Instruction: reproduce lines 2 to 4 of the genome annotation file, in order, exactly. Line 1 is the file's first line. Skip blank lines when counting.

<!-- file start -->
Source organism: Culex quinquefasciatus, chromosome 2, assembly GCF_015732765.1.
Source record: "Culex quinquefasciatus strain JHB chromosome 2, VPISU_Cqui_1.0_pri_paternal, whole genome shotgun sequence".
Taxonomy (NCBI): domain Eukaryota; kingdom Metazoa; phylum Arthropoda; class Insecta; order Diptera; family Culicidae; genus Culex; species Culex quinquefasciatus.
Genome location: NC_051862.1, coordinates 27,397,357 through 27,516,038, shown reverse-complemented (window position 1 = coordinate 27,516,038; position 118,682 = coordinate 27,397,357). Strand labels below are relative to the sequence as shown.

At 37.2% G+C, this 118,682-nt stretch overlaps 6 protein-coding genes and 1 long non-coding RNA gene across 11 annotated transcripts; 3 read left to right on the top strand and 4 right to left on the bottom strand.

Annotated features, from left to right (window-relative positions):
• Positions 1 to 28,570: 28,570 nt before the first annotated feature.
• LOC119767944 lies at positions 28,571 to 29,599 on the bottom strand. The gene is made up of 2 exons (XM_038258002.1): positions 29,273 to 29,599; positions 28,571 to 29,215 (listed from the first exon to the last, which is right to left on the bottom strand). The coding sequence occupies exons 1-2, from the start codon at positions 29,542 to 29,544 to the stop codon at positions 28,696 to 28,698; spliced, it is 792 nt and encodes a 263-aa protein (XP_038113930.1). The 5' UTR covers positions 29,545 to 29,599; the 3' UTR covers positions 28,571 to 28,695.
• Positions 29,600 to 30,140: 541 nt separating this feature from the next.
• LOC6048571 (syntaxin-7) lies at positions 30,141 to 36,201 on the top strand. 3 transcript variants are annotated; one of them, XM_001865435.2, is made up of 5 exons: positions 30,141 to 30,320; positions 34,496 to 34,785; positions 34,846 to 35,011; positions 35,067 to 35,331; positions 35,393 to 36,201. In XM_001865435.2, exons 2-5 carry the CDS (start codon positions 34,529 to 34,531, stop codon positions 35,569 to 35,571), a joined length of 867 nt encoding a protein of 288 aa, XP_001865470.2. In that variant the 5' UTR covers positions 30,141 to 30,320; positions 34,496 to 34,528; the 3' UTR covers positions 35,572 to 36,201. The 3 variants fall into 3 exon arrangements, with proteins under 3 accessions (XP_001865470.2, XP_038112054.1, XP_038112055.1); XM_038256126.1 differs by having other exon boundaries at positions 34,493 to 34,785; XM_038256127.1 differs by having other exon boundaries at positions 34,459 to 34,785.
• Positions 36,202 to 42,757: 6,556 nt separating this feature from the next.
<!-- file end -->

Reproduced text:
Source record: "Culex quinquefasciatus strain JHB chromosome 2, VPISU_Cqui_1.0_pri_paternal, whole genome shotgun sequence".
Taxonomy (NCBI): domain Eukaryota; kingdom Metazoa; phylum Arthropoda; class Insecta; order Diptera; family Culicidae; genus Culex; species Culex quinquefasciatus.
Genome location: NC_051862.1, coordinates 27,397,357 through 27,516,038, shown reverse-complemented (window position 1 = coordinate 27,516,038; position 118,682 = coordinate 27,397,357). Strand labels below are relative to the sequence as shown.